Belgium has offered to accept 100 to 150 asylum seekers from Greece, in particular families with small children. More than 12,000 people were left homeless by the fires at the Moria refugee camp.
Belgium said on Wednesday it plans to take in 100 to 150
asylum seekers who have been left homeless after fires destroyed the Moria camp on Lesbos.
The announcement, reported by the Belgian news agency Belga, was made by the Belgian health minister, Maggie De Block, and her Greek counterpart, Giorgos Koumoutsakos.
Prior to this agreement Belgium had already pledged to take in 12 unaccompanied minors. Another 18 minors have arrived during the summer, reports said. The 100-150 asylum seekers will be in addition to the 30 migrants Belgium agreed to take in, according to the ministers.
The up to 150 asylum seekers will be families with small children, mothers and women traveling alone, German news agency dpa reports.
Moria residents to stay on Lesbos
Greece wants to keep all former residents of the Moria camp on the island of Lesbos. On Thursday hundreds of migrants were moved by police to a temporary camp erected at a former military shooting range which can house up to 5,000 people.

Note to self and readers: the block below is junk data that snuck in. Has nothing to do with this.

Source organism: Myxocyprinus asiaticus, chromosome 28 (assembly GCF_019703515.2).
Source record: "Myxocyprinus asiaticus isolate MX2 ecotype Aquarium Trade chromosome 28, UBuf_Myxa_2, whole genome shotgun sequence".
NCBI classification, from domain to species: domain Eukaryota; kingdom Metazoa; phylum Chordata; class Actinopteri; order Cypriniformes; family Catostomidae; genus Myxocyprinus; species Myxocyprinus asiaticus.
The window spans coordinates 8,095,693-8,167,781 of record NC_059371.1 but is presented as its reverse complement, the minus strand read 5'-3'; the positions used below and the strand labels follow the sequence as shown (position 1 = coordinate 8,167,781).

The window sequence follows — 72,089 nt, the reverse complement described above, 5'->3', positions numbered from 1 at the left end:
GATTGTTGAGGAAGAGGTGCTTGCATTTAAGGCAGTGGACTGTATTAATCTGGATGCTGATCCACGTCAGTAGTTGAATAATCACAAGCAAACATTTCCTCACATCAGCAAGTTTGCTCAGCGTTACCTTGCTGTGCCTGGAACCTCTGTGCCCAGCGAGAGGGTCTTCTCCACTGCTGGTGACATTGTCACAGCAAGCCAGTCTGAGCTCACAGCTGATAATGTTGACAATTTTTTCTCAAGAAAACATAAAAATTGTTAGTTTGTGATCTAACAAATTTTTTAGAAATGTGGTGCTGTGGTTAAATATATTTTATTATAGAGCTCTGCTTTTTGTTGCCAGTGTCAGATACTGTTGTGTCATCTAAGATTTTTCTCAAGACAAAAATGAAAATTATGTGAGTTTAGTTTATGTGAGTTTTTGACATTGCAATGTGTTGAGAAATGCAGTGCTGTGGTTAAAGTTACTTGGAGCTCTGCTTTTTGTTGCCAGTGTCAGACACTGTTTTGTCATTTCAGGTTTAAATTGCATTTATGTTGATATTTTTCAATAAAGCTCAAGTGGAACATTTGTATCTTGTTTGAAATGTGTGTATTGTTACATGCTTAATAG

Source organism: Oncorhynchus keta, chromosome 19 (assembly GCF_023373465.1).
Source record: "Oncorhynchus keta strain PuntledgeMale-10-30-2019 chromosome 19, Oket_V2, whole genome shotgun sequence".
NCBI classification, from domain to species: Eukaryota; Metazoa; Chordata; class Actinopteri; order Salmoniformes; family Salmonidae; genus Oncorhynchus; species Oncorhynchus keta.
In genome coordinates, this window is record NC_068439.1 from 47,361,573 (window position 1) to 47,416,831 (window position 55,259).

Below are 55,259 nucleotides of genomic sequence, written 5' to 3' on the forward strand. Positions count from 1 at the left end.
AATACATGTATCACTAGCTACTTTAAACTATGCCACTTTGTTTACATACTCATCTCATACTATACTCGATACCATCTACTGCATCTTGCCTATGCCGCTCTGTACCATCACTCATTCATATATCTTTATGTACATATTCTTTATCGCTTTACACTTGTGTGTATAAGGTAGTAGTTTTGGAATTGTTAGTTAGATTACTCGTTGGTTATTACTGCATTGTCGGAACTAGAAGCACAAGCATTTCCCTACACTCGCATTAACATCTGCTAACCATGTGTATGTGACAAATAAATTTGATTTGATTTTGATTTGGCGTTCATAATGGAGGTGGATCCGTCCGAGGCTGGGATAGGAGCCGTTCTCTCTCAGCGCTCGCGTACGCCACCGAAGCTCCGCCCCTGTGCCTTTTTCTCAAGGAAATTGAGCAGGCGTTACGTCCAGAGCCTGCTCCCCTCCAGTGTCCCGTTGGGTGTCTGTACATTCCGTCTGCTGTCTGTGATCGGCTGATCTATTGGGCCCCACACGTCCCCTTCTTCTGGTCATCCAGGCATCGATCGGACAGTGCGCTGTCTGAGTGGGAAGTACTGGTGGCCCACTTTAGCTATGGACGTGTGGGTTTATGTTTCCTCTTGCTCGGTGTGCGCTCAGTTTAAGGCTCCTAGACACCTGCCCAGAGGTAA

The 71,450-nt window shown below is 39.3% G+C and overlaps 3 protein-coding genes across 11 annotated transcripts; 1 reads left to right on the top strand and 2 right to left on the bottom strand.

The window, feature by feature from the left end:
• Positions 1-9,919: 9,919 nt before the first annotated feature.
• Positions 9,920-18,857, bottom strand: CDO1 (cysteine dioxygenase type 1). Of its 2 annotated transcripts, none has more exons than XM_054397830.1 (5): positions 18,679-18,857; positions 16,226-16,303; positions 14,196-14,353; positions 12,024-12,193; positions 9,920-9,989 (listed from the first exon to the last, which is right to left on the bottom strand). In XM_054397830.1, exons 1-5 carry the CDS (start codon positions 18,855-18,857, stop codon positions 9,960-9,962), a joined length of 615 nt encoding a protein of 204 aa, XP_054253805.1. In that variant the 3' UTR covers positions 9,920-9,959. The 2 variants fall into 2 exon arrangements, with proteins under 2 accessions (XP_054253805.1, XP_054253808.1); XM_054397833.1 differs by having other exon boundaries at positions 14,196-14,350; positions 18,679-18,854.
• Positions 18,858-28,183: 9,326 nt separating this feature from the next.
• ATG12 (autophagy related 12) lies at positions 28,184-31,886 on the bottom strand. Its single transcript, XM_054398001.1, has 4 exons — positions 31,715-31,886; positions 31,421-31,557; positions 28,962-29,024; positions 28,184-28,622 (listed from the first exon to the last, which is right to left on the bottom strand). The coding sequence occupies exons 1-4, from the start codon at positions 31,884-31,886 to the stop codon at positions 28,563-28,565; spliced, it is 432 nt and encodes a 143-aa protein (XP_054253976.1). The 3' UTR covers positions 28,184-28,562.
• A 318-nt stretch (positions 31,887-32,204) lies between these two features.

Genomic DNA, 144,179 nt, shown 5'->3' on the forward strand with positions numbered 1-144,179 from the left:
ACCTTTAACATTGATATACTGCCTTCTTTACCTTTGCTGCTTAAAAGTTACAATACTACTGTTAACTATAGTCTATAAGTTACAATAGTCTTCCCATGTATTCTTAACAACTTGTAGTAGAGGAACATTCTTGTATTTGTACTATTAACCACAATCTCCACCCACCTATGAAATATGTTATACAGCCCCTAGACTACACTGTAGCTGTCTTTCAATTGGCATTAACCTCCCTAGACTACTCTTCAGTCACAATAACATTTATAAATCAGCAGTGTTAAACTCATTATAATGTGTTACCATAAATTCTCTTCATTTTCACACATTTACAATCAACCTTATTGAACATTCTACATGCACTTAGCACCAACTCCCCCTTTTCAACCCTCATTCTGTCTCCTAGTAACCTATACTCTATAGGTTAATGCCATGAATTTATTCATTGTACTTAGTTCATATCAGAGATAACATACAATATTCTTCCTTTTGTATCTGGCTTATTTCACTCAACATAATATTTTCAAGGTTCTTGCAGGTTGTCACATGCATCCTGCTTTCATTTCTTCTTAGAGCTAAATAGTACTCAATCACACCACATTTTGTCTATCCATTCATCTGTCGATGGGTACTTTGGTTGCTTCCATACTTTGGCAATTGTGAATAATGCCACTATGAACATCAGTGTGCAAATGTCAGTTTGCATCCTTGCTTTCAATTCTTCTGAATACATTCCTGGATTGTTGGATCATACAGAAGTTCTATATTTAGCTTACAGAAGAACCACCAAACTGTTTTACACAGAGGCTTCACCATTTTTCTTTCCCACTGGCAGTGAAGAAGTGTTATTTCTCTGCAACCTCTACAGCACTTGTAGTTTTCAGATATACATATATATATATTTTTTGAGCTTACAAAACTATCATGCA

Greek officials have repeatedly warned about the so-called "Moria tactic," according to which fires could be set on purpose as a way for the camp residents to be brought to the Greek mainland or to wealthy northern European countries. This is why the government insists on keeping the migrants on Lesbos.
The government in Athens is also concerned that moving migrants to the mainland will trigger more migrant departures from the Turkish coast to the Aegean islands. German news agency dpa further reports that most people at the former Moria camp were either rejected asylum seekers or were still waiting for a decision on their asylum claim.
Germany on Tuesday announced it would take in 1,553 people from Greece in addition to the up to 150 unaccompanied minors it agreed to accept immediately after the fires hit Moria. The 1,553 people are 408 families with children that have successfully filed for asylum, according to statements by a German government spokesman. He added that the German government was working towards "a far-reaching European solution with receptive member states" to seek to redistribute more people.